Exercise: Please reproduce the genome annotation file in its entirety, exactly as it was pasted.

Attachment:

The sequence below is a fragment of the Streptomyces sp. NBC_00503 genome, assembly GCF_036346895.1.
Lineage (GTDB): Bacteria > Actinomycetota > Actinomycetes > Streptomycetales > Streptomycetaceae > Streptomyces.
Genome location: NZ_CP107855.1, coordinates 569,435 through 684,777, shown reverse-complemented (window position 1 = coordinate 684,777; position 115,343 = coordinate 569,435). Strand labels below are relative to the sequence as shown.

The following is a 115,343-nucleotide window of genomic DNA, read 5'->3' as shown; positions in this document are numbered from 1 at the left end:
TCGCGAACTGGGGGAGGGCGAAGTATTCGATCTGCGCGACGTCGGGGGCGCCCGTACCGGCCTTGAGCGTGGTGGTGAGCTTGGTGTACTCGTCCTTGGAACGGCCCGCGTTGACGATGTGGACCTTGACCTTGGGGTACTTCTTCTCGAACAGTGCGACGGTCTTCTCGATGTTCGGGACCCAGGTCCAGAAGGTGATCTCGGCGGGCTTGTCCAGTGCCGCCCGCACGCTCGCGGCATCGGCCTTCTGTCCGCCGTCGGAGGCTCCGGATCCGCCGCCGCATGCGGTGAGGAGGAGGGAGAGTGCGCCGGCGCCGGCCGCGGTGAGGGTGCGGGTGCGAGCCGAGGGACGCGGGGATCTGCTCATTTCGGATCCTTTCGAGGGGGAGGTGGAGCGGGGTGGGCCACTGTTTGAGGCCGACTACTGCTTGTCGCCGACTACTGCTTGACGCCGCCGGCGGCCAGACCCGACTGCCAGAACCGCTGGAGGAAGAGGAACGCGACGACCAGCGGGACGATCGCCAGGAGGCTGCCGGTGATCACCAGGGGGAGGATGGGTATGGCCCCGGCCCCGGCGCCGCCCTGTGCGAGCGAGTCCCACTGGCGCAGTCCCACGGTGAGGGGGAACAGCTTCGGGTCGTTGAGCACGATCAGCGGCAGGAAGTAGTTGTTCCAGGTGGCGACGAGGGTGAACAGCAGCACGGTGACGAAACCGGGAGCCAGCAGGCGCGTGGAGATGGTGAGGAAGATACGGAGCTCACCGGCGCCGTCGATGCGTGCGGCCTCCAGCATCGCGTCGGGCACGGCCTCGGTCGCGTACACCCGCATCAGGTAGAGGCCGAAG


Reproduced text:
The sequence below is a fragment of the Streptomyces sp. NBC_00503 genome, assembly GCF_036346895.1.
Lineage (GTDB): Bacteria > Actinomycetota > Actinomycetes > Streptomycetales > Streptomycetaceae > Streptomyces.
Genome location: NZ_CP107855.1, coordinates 569,435 through 684,777, shown reverse-complemented (window position 1 = coordinate 684,777; position 115,343 = coordinate 569,435). Strand labels below are relative to the sequence as shown.

The following is a 115,343-nucleotide window of genomic DNA, read 5'->3' as shown; positions in this document are numbered from 1 at the left end:
TCGCGAACTGGGGGAGGGCGAAGTATTCGATCTGCGCGACGTCGGGGGCGCCCGTACCGGCCTTGAGCGTGGTGGTGAGCTTGGTGTACTCGTCCTTGGAACGGCCCGCGTTGACGATGTGGACCTTGACCTTGGGGTACTTCTTCTCGAACAGTGCGACGGTCTTCTCGATGTTCGGGACCCAGGTCCAGAAGGTGATCTCGGCGGGCTTGTCCAGTGCCGCCCGCACGCTCGCGGCATCGGCCTTCTGTCCGCCGTCGGAGGCTCCGGATCCGCCGCCGCATGCGGTGAGGAGGAGGGAGAGTGCGCCGGCGCCGGCCGCGGTGAGGGTGCGGGTGCGAGCCGAGGGACGCGGGGATCTGCTCATTTCGGATCCTTTCGAGGGGGAGGTGGAGCGGGGTGGGCCACTGTTTGAGGCCGACTACTGCTTGTCGCCGACTACTGCTTGACGCCGCCGGCGGCCAGACCCGACTGCCAGAACCGCTGGAGGAAGAGGAACGCGACGACCAGCGGGACGATCGCCAGGAGGCTGCCGGTGATCACCAGGGGGAGGATGGGTATGGCCCCGGCCCCGGCGCCGCCCTGTGCGAGCGAGTCCCACTGGCGCAGTCCCACGGTGAGGGGGAACAGCTTCGGGTCGTTGAGCACGATCAGCGGCAGGAAGTAGTTGTTCCAGGTGGCGACGAGGGTGAACAGCAGCACGGTGACGAAACCGGGAGCCAGCAGGCGCGTGGAGATGGTGAGGAAGATACGGAGCTCACCGGCGCCGTCGATGCGTGCGGCCTCCAGCATCGCGTCGGGCACGGCCTCGGTCGCGTACACCCGCATCAGGTAGAGGCCGAAG